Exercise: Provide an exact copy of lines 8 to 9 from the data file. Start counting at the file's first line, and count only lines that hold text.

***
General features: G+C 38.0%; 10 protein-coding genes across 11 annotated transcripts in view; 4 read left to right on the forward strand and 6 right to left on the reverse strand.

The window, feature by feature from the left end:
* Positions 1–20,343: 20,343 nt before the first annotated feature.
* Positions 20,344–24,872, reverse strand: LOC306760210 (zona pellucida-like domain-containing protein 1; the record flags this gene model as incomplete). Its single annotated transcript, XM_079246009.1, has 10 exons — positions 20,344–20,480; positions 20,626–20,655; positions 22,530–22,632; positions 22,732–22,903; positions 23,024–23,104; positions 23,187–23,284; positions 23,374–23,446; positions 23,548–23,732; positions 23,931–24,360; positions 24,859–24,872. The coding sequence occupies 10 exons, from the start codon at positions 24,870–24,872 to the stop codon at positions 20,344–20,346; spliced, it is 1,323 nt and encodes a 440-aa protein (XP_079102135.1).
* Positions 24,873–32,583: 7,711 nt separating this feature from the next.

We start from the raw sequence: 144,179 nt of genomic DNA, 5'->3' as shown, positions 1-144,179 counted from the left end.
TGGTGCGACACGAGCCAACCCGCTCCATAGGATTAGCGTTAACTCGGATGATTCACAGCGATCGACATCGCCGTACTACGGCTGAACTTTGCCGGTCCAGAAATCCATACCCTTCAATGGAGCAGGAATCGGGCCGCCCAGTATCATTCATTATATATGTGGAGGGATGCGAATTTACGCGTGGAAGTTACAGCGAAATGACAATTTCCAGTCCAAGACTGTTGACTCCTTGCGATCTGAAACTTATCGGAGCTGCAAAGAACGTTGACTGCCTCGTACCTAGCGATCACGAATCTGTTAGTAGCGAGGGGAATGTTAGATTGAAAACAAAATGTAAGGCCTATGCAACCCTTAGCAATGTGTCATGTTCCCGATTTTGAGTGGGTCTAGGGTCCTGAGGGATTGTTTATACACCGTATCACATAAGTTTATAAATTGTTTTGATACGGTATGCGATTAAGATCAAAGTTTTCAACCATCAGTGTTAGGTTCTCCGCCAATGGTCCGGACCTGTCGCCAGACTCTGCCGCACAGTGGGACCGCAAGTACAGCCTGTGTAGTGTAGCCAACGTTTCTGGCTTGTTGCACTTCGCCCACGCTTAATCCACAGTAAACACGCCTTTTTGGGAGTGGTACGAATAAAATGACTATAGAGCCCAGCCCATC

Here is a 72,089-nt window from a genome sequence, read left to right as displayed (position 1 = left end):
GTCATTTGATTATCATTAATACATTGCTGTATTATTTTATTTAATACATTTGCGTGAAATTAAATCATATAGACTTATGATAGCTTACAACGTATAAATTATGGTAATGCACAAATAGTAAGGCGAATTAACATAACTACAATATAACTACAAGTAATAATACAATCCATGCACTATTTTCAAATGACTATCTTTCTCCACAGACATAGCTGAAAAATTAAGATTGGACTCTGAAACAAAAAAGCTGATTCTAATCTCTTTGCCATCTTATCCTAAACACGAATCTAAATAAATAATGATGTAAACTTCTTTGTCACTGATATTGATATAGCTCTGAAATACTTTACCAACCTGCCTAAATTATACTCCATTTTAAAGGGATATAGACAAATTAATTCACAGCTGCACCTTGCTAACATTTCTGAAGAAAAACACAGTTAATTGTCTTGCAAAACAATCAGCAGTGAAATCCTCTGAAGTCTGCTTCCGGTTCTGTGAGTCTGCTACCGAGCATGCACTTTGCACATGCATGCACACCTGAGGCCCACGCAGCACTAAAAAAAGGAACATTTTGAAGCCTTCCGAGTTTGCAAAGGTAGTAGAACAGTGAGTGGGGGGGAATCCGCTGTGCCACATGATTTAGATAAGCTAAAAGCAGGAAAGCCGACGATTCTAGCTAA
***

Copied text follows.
Here is a 72,089-nt window from a genome sequence, read left to right as displayed (position 1 = left end):
GTCATTTGATTATCATTAATACATTGCTGTATTATTTTATTTAATACATTTGCGTGAAATTAAATCATATAGACTTATGATAGCTTACAACGTATAAATTATGGTAATGCACAAATAGTAAGGCGAATTAACATAACTACAATATAACTACAAGTAATAATACAATCCATGCACTATTTTCAAATGACTATCTTTCTCCACAGACATAGCTGAAAAATTAAGATTGGACTCTGAAACAAAAAAGCTGATTCTAATCTCTTTGCCATCTTATCCTAAACACGAATCTAAATAAATAATGATGTAAACTTCTTTGTCACTGATATTGATATAGCTCTGAAATACTTTACCAACCTGCCTAAATTATACTCCATTTTAAAGGGATATAGACAAATTAATTCACAGCTGCACCTTGCTAACATTTCTGAAGAAAAACACAGTTAATTGTCTTGCAAAACAATCAGCAGTGAAATCCTCTGAAGTCTGCTTCCGGTTCTGTGAGTCTGCTACCGAGCATGCACTTTGCACATGCATGCACACCTGAGGCCCACGCAGCACTAAAAAAAGGAACATTTTGAAGCCTTCCGAGTTTGCAAAGGTAGTAGAACAGTGAGTGGGGGGGAATCCGCTGTGCCACATGATTTAGATAAGCTAAAAGCAGGAAAGCCGACGATTCTAGCTAA